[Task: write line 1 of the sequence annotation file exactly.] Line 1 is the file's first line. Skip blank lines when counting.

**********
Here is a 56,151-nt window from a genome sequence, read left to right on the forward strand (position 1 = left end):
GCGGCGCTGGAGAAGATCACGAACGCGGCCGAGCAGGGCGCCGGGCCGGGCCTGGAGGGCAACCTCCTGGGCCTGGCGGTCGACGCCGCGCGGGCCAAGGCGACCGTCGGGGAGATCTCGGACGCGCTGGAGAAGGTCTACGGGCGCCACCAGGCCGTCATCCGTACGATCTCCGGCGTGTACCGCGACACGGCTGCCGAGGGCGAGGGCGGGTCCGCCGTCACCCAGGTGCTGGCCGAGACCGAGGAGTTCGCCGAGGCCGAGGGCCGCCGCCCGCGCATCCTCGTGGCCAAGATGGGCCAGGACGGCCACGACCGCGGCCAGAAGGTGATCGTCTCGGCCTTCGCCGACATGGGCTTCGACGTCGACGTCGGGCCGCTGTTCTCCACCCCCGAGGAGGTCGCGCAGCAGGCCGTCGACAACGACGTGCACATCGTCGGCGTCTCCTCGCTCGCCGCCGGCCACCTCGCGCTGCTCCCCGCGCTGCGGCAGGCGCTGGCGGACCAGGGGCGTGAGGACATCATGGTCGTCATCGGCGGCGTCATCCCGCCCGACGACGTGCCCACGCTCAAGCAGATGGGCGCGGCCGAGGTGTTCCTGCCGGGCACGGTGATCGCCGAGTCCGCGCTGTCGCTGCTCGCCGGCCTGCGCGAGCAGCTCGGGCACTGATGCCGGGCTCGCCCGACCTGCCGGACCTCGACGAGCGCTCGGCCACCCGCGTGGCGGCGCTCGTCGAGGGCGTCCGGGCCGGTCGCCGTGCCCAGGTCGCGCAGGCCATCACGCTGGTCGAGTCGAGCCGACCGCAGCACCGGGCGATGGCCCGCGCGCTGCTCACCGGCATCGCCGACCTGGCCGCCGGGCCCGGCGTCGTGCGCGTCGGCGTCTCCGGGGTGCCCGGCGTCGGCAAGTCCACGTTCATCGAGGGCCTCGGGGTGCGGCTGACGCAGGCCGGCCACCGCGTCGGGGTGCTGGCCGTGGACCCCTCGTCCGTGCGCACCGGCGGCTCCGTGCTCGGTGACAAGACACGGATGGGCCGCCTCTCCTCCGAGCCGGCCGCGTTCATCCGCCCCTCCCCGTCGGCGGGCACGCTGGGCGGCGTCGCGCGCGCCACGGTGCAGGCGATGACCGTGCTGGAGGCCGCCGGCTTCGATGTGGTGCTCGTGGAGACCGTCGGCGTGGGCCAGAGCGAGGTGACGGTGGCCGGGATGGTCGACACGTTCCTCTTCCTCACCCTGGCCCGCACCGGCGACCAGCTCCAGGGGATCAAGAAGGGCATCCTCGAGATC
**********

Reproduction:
Here is a 56,151-nt window from a genome sequence, read left to right on the forward strand (position 1 = left end):